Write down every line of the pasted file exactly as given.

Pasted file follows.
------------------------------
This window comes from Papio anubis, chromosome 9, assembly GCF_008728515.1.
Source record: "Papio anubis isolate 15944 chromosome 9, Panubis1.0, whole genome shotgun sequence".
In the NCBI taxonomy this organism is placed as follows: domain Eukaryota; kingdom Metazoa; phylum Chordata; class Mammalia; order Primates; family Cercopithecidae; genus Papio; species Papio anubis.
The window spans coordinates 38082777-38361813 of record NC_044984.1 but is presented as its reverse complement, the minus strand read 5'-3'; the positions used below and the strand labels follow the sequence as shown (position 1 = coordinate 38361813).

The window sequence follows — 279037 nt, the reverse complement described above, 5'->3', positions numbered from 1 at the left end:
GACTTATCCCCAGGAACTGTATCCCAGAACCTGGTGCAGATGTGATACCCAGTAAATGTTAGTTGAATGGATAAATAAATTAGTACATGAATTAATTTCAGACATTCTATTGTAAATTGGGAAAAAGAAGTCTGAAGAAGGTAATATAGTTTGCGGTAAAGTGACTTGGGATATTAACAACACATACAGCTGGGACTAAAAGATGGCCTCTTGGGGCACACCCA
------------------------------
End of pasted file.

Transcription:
This window comes from Papio anubis, chromosome 9, assembly GCF_008728515.1.
Source record: "Papio anubis isolate 15944 chromosome 9, Panubis1.0, whole genome shotgun sequence".
In the NCBI taxonomy this organism is placed as follows: domain Eukaryota; kingdom Metazoa; phylum Chordata; class Mammalia; order Primates; family Cercopithecidae; genus Papio; species Papio anubis.
The window spans coordinates 38082777-38361813 of record NC_044984.1 but is presented as its reverse complement, the minus strand read 5'-3'; the positions used below and the strand labels follow the sequence as shown (position 1 = coordinate 38361813).

The window sequence follows — 279037 nt, the reverse complement described above, 5'->3', positions numbered from 1 at the left end:
GACTTATCCCCAGGAACTGTATCCCAGAACCTGGTGCAGATGTGATACCCAGTAAATGTTAGTTGAATGGATAAATAAATTAGTACATGAATTAATTTCAGACATTCTATTGTAAATTGGGAAAAAGAAGTCTGAAGAAGGTAATATAGTTTGCGGTAAAGTGACTTGGGATATTAACAACACATACAGCTGGGACTAAAAGATGGCCTCTTGGGGCACACCCA